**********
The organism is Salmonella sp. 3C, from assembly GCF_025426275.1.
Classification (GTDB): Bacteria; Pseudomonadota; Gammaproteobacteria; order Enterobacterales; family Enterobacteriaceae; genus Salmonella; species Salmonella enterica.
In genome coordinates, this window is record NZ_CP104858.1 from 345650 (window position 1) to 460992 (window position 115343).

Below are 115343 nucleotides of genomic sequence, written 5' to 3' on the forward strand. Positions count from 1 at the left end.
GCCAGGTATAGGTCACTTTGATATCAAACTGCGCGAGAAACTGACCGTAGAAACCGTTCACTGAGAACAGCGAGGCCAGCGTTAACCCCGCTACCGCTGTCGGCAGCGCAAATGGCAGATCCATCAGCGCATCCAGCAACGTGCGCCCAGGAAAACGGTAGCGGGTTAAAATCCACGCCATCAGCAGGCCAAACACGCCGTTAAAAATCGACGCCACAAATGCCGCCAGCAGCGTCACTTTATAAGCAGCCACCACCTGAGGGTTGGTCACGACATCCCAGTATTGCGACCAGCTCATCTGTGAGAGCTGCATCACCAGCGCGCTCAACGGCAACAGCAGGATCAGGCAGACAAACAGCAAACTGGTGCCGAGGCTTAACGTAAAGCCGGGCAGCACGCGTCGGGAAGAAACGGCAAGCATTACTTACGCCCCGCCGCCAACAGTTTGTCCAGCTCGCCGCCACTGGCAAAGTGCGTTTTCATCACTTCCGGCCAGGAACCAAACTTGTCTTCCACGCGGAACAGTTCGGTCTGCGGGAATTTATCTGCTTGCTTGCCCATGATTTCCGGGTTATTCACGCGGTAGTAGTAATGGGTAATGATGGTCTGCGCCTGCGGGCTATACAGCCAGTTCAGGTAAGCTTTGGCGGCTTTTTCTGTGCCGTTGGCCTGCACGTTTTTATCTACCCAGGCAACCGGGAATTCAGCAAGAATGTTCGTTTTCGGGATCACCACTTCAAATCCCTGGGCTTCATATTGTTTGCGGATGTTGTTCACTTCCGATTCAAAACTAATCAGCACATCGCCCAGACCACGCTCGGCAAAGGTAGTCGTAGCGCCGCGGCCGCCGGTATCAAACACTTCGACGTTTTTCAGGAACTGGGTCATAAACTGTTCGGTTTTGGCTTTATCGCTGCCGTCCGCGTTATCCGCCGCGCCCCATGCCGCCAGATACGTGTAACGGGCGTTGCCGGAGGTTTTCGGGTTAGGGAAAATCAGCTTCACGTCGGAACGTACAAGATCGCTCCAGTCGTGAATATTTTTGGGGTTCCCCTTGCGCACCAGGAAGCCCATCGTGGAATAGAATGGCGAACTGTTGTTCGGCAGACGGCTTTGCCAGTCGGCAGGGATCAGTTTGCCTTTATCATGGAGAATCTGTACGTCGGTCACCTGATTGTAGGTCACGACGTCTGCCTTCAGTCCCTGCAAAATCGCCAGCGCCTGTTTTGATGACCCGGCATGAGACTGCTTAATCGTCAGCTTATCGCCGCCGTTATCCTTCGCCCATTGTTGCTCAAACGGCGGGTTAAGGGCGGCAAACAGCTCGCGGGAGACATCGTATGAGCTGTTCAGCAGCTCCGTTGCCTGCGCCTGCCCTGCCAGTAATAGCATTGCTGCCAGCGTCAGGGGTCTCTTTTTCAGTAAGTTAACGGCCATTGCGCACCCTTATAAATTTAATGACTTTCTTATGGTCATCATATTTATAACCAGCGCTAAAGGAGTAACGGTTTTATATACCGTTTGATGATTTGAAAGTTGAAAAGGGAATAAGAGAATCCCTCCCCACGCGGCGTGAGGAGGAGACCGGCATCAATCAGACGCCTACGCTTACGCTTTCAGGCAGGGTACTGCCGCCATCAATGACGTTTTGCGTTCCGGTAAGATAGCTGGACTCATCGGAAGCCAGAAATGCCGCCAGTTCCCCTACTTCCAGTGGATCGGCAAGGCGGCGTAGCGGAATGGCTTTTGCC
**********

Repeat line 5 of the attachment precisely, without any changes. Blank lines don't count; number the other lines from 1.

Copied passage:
GCCAGGTATAGGTCACTTTGATATCAAACTGCGCGAGAAACTGACCGTAGAAACCGTTCACTGAGAACAGCGAGGCCAGCGTTAACCCCGCTACCGCTGTCGGCAGCGCAAATGGCAGATCCATCAGCGCATCCAGCAACGTGCGCCCAGGAAAACGGTAGCGGGTTAAAATCCACGCCATCAGCAGGCCAAACACGCCGTTAAAAATCGACGCCACAAATGCCGCCAGCAGCGTCACTTTATAAGCAGCCACCACCTGAGGGTTGGTCACGACATCCCAGTATTGCGACCAGCTCATCTGTGAGAGCTGCATCACCAGCGCGCTCAACGGCAACAGCAGGATCAGGCAGACAAACAGCAAACTGGTGCCGAGGCTTAACGTAAAGCCGGGCAGCACGCGTCGGGAAGAAACGGCAAGCATTACTTACGCCCCGCCGCCAACAGTTTGTCCAGCTCGCCGCCACTGGCAAAGTGCGTTTTCATCACTTCCGGCCAGGAACCAAACTTGTCTTCCACGCGGAACAGTTCGGTCTGCGGGAATTTATCTGCTTGCTTGCCCATGATTTCCGGGTTATTCACGCGGTAGTAGTAATGGGTAATGATGGTCTGCGCCTGCGGGCTATACAGCCAGTTCAGGTAAGCTTTGGCGGCTTTTTCTGTGCCGTTGGCCTGCACGTTTTTATCTACCCAGGCAACCGGGAATTCAGCAAGAATGTTCGTTTTCGGGATCACCACTTCAAATCCCTGGGCTTCATATTGTTTGCGGATGTTGTTCACTTCCGATTCAAAACTAATCAGCACATCGCCCAGACCACGCTCGGCAAAGGTAGTCGTAGCGCCGCGGCCGCCGGTATCAAACACTTCGACGTTTTTCAGGAACTGGGTCATAAACTGTTCGGTTTTGGCTTTATCGCTGCCGTCCGCGTTATCCGCCGCGCCCCATGCCGCCAGATACGTGTAACGGGCGTTGCCGGAGGTTTTCGGGTTAGGGAAAATCAGCTTCACGTCGGAACGTACAAGATCGCTCCAGTCGTGAATATTTTTGGGGTTCCCCTTGCGCACCAGGAAGCCCATCGTGGAATAGAATGGCGAACTGTTGTTCGGCAGACGGCTTTGCCAGTCGGCAGGGATCAGTTTGCCTTTATCATGGAGAATCTGTACGTCGGTCACCTGATTGTAGGTCACGACGTCTGCCTTCAGTCCCTGCAAAATCGCCAGCGCCTGTTTTGATGACCCGGCATGAGACTGCTTAATCGTCAGCTTATCGCCGCCGTTATCCTTCGCCCATTGTTGCTCAAACGGCGGGTTAAGGGCGGCAAACAGCTCGCGGGAGACATCGTATGAGCTGTTCAGCAGCTCCGTTGCCTGCGCCTGCCCTGCCAGTAATAGCATTGCTGCCAGCGTCAGGGGTCTCTTTTTCAGTAAGTTAACGGCCATTGCGCACCCTTATAAATTTAATGACTTTCTTATGGTCATCATATTTATAACCAGCGCTAAAGGAGTAACGGTTTTATATACCGTTTGATGATTTGAAAGTTGAAAAGGGAATAAGAGAATCCCTCCCCACGCGGCGTGAGGAGGAGACCGGCATCAATCAGACGCCTACGCTTACGCTTTCAGGCAGGGTACTGCCGCCATCAATGACGTTTTGCGTTCCGGTAAGATAGCTGGACTCATCGGAAGCCAGAAATGCCGCCAGTTCCCCTACTTCCAGTGGATCGGCAAGGCGGCGTAGCGGAATGGCTTTTGCC